This was the last place, other than the icy wastes of Vaasa, that Desmond Ardelein had truly ever wanted to see. He looked over the endless pale sand dunes and into the sharp cloudless blue sky, and sighed. And yet, here he was, delivered like a prize hound into the reaches of treacherous cut-throat desert bands and the equally dangerous arms and confidences of the Pashas--the Rulers of the districts, working under the Syl-Pasha-- of Calimport.
It wasn't so much that he feared swordplay- verbal or otherwise- as he was a bard and well used to the many nuances of social protocol. It was rather that he feared a knife in the back and an end to his travel among all else.
The bard frowned and was reminded of how he ended up in this predicament, tied to many caravans and equally as many guards that was heading from Darromar in Tethyr to busy Calimport in Calimshan. He could understand the need for guards, as the caravan carted lavish carpets and silks and wines, which were prized by wealthy Pashas to adorn their palaces and many mistresses and wives, and loosen lips at parties.
With the increased bandit activity, Pasha Anum, who had called for the expensive goods, had hired out mercenaries to guard the shipment. Desmond had only come because he had heard of the Pashas wish for court bards to perform at some upcoming parties, and that Queen Zaranda had wished him out of the castle after she discovered his little dalliances with her personal handmaidens. They weren't things he regretted, and though the Queen had found it somewhat amusing, both Bard and Queen had decided it was high time for him to leave.
Desmond trudged along beside one of the slow moving covered wagons, kicking his feet in the sand as he stepped, slow and languid in the midday heat of the desert. It was rare that he visited a desert land, spending most of his time in the Northwest corner of Faerun, though he did occasionally stretch into Amn and Tethyr to the South and Cormyr and Sembia to the East.
Of all the cities he had visited and lived in for a time, Waterdeep remained his favorite. Considered the center of the civilised world, the variety of people and places and adventure there was endless. He had spent many a night performing in the fine taverns of the city and the mansions of the wealthy, earning his keep with the skills he had perfected over his century and a half of life. Many a night was spent among the ever-moving people of the city, and some spent among the ladies of the evening that plied their trades in the taverns that riddled the city, and all in a pleasant temperature. Nothing like this sweltering heat.
Desmond sighed, an action that was unbecoming of the otherwise lively bard. It was clear by his light gait and attire that he was of elven blood, and accustomed to adventuring.
He was well prepared for the desert with his light breeches, and a soft tunic in a lighter green, which made from a buoyant elven cloth. A thick leather belt held a scabbard with a sword of elvish steel within at his left hip, while a small hand drum adorned his right. He had forgone his cloak of dark green with a garish yellow dragon shaped pin for a vest of brown, which hung loosely over his thin elven form. Nothing adorned his thin wrists and hands, which he preferred to keep bare to make it easier to play his lyre. That rested on his back, attached to a small khaki travel pack he wore over one shoulder. With his long dark hair pulled back by a thin band, coupled with his loping gait and pulchritudinous facial features, the bard was a picture of handsome ease.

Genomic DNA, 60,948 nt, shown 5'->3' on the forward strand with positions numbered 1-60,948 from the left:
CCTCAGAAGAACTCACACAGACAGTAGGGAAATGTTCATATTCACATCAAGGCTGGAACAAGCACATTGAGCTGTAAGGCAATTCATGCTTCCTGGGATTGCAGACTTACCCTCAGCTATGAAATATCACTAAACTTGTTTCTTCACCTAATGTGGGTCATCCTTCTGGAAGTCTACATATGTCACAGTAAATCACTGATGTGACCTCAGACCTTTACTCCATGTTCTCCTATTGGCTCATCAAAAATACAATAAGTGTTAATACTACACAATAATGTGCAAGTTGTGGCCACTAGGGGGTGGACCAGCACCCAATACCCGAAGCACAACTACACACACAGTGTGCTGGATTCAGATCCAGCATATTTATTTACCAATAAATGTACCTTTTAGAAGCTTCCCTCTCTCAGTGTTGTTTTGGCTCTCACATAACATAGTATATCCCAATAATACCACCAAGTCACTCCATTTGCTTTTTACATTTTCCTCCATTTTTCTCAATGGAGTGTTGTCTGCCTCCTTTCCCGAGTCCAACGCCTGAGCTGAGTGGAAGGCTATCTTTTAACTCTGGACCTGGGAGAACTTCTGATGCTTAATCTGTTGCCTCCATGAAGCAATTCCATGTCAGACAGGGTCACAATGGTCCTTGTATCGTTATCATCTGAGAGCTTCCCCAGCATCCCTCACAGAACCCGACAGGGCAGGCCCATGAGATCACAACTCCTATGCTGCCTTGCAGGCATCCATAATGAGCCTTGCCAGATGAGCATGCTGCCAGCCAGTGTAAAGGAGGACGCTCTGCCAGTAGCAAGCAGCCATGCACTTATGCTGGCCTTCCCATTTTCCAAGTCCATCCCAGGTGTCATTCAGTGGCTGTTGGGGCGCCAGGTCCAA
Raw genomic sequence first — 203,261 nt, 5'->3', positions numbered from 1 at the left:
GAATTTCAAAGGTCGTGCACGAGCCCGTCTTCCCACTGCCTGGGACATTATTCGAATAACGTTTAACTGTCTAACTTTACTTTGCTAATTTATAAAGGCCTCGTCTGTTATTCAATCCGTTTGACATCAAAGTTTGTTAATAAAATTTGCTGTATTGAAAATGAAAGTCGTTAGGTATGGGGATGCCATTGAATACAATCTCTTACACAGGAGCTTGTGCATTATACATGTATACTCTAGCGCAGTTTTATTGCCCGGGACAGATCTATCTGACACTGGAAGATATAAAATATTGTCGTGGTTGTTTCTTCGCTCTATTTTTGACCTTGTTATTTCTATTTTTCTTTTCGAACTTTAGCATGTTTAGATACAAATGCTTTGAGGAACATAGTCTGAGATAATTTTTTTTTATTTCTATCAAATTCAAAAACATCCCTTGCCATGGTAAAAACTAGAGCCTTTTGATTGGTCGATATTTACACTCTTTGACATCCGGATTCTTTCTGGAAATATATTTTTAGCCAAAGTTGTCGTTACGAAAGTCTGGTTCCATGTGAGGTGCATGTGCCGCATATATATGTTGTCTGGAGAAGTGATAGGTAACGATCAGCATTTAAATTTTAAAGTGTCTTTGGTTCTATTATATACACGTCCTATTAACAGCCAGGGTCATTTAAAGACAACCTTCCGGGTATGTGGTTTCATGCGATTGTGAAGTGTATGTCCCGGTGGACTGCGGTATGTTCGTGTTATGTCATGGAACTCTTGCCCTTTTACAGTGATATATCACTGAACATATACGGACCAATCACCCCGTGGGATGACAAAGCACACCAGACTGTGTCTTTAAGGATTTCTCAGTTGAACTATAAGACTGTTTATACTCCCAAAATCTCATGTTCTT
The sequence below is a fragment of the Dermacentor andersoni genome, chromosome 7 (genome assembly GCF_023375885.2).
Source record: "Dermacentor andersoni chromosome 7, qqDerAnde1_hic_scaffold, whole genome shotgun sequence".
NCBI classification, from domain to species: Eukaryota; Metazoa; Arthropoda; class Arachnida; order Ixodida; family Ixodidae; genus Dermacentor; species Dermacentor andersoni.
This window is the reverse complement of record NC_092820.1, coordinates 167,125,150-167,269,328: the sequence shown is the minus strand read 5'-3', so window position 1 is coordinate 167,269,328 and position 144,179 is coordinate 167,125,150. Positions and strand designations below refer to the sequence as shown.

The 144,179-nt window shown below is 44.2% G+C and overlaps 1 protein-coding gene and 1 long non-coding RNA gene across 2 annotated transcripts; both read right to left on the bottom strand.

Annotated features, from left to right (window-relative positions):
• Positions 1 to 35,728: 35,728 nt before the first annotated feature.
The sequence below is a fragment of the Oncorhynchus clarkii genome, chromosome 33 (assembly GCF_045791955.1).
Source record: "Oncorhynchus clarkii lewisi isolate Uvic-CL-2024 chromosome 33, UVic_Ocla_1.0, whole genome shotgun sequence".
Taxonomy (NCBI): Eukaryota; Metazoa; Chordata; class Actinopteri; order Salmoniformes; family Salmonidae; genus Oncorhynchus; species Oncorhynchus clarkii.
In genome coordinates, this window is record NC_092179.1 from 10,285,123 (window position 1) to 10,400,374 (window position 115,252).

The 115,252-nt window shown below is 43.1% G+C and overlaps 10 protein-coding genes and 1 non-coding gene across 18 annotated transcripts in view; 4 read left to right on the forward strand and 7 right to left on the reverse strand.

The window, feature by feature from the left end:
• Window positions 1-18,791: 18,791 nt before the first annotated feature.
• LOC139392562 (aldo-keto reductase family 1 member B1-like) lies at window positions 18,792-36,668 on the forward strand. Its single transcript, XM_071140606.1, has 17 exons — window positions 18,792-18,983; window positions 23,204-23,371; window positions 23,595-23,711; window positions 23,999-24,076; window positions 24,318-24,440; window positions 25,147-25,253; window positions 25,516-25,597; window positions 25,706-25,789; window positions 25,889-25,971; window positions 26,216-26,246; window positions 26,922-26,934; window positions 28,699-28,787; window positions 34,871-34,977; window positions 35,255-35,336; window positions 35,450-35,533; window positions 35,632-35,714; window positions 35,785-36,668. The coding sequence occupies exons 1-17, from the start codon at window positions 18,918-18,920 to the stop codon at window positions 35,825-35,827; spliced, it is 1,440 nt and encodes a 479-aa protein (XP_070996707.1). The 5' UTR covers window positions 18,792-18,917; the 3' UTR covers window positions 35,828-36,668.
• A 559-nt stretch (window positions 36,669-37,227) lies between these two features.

The caravan trudged on through the sand, only the garble of conversation and occasional snatch of bawdy song from the hired hands drifting slowly through the air. It had been many days Desmond had traveled with this caravan, spending his days trudging next to a wagon, and his nights playing songs and telling stories to the ale soaked mercenaries and wagon drivers, passing around his decent Tethyrian Red- a strong liquor distilled from raspberries and cinnamon to give it a kick and a red coloring- and sharing laughs and good company. Using his natural charm, he had happily wormed his way in as a casual friend to most of the mercenaries, whom had promised him their services should he need them in exchange for a good story and drinking companion, as well as a strong sword.
After spending nearly one hundred years adventuring and traveling across the face of Faerun, it was rare that a journey was completed without a few well-meaning ambushes or attacks. With the costly silk and carpets and wine the caravan held, it seemed odd for it not to be touched.
As if on cue, a deep warning horn sounded from somewhere behind him. As a unit, the mercs and Desmond twirled towards the horn. The sound of unsheated steel and twang of bows filled the air. A man standing not ten paces from Desmond cried out and fell victim to an arrow buried in his throat, his shout ending in a sickening gurgle. The bard lept back in suprise, drawing his sword with a fluid motion. Over the horizon, a group of heavily cloaked bandits rode in on dark horses, their weapons gleaming threateningly in the sunlight.
Desmond sighed, flexing his fingers to limber them up. He mumbled in a silky voice.
" So much for an easy journey."